• Inquire and wait. Make the ask. Close the deal. Make the sale. Once you have presented the other elements, and made your case, then clearly put the monkey on their back. Once you have done this, stop talking. No really, let the silence invade. It is not a pressure tactic; it is giving them space to process their own thoughts. In the moment that might be 10 to 15 seconds of dead air. In church calendars, it might take people weeks to decide. “Would you be willing to commit to this? Please let us know.”

Other than the last one — the waiting part — the order of these steps or elements is not important. I recommend starting with this order as it is easy to remember and create in your script. However, once you master the structure, feel free to change it up a bit.

A note on execution here: prepare. Take the time to think through each element and be confident in each statement. If you are feeling a bit wishy-washy on any part of this, it will come through in your communication and reduce your effectiveness. This can expose some personal views and attitudes that might be holding you back and need attention.

Your Next Move

Consider what is holding you back from being more deliberate when you ask for giving. If it is a personal hang-up, get some help from friends who are good at it. Start with your favorite salesman, then find a successful pastor and ask them to help you craft this invitation and work through the resistance.

If your challenge is the language and structure, go try out a well-formed invitation. Maybe with a congregant on the fence, or in a video announcement. Work your way up to sharing on stage and see how it goes.

Let’s Talk about Money

talk about money
Money seems to be a very touchy subject in polite conversation. How much do you make, what does this job pay, what does that thing cost, can I buy a new pair of shoes? In our personal lives, and in our business communications, money does not need to be a sensitive subject. In my role at work, I coach church leaders about money frequently. Most often that includes how to communicate about money with the staff and congregation.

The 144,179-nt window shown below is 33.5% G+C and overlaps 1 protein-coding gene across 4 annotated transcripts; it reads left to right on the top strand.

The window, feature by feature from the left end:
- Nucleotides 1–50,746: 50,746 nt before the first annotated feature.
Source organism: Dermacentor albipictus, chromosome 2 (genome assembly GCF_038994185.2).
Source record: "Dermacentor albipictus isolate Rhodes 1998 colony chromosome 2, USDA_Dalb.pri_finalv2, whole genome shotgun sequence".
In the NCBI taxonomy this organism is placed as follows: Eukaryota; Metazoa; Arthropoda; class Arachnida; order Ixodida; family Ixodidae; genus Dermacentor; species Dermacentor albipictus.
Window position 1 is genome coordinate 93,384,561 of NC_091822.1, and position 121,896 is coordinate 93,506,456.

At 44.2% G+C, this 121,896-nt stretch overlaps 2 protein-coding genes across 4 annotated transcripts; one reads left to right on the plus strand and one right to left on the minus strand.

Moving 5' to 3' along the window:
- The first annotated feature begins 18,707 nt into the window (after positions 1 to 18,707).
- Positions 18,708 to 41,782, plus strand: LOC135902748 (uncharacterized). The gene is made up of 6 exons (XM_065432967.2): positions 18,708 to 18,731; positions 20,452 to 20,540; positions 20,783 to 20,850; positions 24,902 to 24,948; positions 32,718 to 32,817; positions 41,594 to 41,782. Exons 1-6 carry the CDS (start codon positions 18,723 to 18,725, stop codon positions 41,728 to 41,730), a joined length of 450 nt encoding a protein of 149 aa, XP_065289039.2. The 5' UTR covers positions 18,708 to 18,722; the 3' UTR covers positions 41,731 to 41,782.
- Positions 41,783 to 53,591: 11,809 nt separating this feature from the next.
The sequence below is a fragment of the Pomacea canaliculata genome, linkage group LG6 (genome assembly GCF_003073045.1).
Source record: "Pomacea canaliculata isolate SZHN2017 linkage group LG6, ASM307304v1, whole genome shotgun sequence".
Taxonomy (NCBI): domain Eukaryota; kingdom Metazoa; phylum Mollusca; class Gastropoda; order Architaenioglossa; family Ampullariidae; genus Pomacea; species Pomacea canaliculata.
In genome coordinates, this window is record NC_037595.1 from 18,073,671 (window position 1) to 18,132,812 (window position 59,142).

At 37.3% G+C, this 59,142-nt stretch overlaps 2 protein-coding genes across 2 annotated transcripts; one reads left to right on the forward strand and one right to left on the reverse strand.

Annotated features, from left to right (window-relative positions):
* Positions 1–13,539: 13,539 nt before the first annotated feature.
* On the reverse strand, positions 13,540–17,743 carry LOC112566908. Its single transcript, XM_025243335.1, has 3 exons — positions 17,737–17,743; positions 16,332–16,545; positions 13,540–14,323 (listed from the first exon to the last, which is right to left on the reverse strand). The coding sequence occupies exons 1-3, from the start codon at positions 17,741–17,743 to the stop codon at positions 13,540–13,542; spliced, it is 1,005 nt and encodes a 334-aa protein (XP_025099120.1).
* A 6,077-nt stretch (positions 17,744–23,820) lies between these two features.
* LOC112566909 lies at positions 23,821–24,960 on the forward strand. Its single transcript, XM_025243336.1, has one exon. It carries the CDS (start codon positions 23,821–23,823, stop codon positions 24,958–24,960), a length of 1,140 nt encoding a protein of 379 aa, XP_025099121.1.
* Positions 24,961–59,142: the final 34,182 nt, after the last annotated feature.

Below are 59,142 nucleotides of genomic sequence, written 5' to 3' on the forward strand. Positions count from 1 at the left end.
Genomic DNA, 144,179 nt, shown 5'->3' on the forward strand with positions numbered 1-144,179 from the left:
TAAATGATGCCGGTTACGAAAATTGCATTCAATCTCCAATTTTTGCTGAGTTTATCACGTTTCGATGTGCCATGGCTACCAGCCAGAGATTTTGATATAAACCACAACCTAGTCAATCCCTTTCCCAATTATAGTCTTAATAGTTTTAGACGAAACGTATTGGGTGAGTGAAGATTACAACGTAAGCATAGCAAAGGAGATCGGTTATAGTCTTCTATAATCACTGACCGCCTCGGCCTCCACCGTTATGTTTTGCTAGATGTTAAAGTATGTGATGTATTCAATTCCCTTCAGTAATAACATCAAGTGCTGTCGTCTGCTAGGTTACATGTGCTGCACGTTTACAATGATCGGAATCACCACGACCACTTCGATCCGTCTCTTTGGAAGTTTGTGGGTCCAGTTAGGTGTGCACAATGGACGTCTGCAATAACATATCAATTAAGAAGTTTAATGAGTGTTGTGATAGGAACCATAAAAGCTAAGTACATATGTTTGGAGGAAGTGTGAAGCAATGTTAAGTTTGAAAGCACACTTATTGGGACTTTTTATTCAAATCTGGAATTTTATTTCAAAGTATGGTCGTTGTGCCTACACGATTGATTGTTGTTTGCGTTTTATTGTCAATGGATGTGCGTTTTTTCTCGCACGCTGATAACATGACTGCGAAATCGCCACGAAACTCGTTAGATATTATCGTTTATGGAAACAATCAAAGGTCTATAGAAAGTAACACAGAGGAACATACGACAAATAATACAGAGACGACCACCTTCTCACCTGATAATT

Talking about money at home

In my experience with business and church leaders, if they are not comfortable talking about money at home, they won’t be comfortable talking about it at work. I was once taught, “money is the primary cause of conflict in marriage.” At home, it is important to talk about money to ensure both husband and wife are clear about the situation and results of income and expenses. Although I could go into detail about this, I want to focus on money discussions at work.

Talking about money at work

Money is what makes business run, whether it be a “regular” business, or a non-profit. To quote a great leader I know, “Money is like blood…it is not why we work, but it makes work possible.” So, if it is so important, how does a leader learn to discuss money?

  • Learn the lingo. Learn the basics of accounting vocabulary. You can get this from your accountant, or an online course pretty easily. Take the time to understand terms like revenue, expense, COGS, profitability, net income, fixed costs, variable costs, and most of all – learn to read a simple P&L statement.
  • Get over the fear. People think about money a lot, so it is ok if some of that is out loud. Feel free to mention money and how you need it, how you use it, and how you give it away. I recommend starting in a safe relationship and discussing something on your mind. If you initiate a discussion about money, the other person is often relieved, not panicked. This is especially true when you are hiring people.
  • Define your boundaries. In your business, what about money is discussable and what is not. Is it ok to talk about what the company makes and profits? How about what you take home, or what we pay Julie? Then, feel free to declare those boundaries out loud. Just recently, we had a staff member ask about monthly profit and what appeared to be abnormally high expenses. As it turns out that particular expense was out of bounds, and they were told clearly, “Yes, we had a single extra expense this month but I can’t share with you what it was.” Perfect answer. Much better than dancing around it avoiding the conversation.

Your Next Move

Next time you find yourself dancing around the money subject, dive in. Break the ice with something like, “I want to discuss the financials of this situation. Would that be ok?” Have faith – it gets easier over time!

© 2018 Dave Bair

Theme by Anders NorenUp ↑